## Happenings — Mar 13

Well, it’s a little later than I would like on a Saturday morning, but that’s the way things go. (And yet, as it happens, it looks like this will go out like most of these posts, shortly after noon.)

My kid has already had his time playing. Right now he’s reading through Jänich’s “Topology”. No, of course that’s not on the small desk — the kid gets to rampage through my entire library, and he gets to grab anything he wants — well, anything of mathematics or applied mathematics.

I hope to speak more about Jänich’s “Topology”… but, for now, let me just say that it is one of several delightful “Undergraduate Texts in Mathematics” from Springer. Many of the books in that series seem to be standard textbooks — but the ones that especially delight me are those that either take one small topic, or take a stroll through a subject.

Examples of the former — one small topic, as a focus for the material — are Sethuraman’s “Rings, Fields, and Vector Spaces”, Kantor & Solodovnikov’s “Hypercomplex Numbers”, and Baker’s “Matrix Groups”.

Examples of the latter — taking a pleasant walk, surveying the landscape — are Jänich, and Stillwell’s “The Four Pillars of Geometry”, and Armstrong’s “Groups and Symmetry”.

Anyway, Jänich is really fun. Here, for example we have…. “Why are homogeneous spaces of interest? This is a damned far-reaching question and cannot be fully answered at the level of this book. But I will try to make some comments about it.”

So that’s what the kid looked at this morning. Over the past month he has picked up logic and orbits, both of which will apparently make it to the blog — that is, my grown up has followed in the wake of my kid.

He has also picked up Armstrong’s “Groups and Symmetry” — which is why it ended up on the little desk — and catastrophe theory, Fermat’s last theorem, impact craters, and voting methods.

Sheesh!

In fact, he has picked up orbits more than once… he wishes my grown-up would hurry up and write functions for doing computations — but the kid doesn’t always have the patience to wait for my grown-up to do that. (My grown-up thinks it’s fine if the kid loses his patience and works on them too.)

At one point, sometime earlier this year, I realized that my kid was picking up something just because it was completely different from anything my grown-up was doing. That’s not nice. It’s almost mean.

For a couple of days, I thought he should not do that.

Then I decided that my kid really does get to pick up anything at all remotely mathematical, for any reason whatsoever. Hey, there’s nothing wrong with shaking up my stodgy old grown up, waving new things in his face, and encouraging him to leave his well-laid-out path.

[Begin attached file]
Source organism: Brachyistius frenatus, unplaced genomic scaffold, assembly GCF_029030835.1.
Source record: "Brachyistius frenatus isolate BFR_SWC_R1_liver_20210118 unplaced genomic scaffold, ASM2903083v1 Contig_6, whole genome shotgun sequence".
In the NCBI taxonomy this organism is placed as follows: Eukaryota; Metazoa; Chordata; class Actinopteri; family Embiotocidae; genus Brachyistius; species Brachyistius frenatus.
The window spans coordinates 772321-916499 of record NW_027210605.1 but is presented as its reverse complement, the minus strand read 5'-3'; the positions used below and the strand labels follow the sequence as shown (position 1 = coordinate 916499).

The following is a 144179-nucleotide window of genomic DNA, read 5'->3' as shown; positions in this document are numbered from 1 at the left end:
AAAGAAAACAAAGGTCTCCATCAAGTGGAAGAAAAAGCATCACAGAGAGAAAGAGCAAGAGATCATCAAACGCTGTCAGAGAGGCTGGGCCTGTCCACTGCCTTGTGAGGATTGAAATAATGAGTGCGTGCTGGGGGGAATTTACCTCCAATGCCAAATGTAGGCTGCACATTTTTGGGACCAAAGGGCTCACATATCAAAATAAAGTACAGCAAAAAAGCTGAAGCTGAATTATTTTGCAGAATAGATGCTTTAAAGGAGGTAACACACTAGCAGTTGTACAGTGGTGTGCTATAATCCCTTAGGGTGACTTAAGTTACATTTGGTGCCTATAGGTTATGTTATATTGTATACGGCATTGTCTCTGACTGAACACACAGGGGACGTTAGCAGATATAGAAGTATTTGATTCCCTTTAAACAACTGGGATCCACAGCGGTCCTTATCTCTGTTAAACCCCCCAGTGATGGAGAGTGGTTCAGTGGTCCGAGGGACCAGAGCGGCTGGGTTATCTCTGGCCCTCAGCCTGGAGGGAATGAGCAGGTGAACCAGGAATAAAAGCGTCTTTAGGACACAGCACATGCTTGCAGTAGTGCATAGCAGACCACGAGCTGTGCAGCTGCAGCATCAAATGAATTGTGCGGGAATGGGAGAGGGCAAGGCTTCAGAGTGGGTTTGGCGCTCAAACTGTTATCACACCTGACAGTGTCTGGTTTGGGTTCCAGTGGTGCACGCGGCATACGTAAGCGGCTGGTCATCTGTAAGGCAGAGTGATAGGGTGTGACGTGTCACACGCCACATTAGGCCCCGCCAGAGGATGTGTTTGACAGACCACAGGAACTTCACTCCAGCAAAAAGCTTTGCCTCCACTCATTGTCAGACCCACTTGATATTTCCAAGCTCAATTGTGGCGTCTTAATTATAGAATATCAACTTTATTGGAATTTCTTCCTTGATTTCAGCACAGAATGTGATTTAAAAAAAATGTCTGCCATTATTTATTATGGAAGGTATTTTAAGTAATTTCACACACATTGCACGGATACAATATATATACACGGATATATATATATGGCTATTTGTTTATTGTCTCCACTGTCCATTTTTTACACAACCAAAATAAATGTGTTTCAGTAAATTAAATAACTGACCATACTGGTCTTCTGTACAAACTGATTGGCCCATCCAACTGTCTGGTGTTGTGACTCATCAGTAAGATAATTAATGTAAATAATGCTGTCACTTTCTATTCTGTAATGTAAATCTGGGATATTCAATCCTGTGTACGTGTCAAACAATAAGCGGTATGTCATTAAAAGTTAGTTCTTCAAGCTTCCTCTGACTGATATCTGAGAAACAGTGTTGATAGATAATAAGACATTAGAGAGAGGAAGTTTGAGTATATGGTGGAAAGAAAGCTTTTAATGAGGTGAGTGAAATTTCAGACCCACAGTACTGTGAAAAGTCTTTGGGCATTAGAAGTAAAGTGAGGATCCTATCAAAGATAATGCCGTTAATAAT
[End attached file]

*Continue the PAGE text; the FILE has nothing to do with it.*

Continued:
After all, my grown-up does get to make the final decision about what he works on. If the kid is desperate enough about a specific subject, he’ll put in his own time on it.

Oh, and the kid also picked up some unfinished business — which is still unfinished, because none of my promising leads has quite panned out: what I call the magic omega formula. That’s what brought the control of aircraft to a halt quite some time ago.

It’s funny, in a way. Sometimes when I don’t understand something, I keep going anyway, trying to get a better picture of what it will do for me when I do understand that thing.

Sometimes, on the other hand, when I don’t understand something, I put it down and pick it up again years later. Well, there’s this little equation that finally, at least, makes sense — it used to look completely ridiculous!

I thought I had found a derivation of it — but, no… that is, it ought to be a derivation of it, but it doesn’t look like the same equation.

Grrr.

I’ll be taking another look at it this weekend, I hope. Other things seem to be moving along, too. For logic, I have just about finished the mathematics for a couple of posts. For orbits, there is a specific example I need to work. For color, I have a specific idea to try out for constructing a residual spectrum to order; and there is a specific example I need to work.

Okay, I think I’m going to try the thing that might not work — just so I have more time to think about it… constructing residual color spectra to order.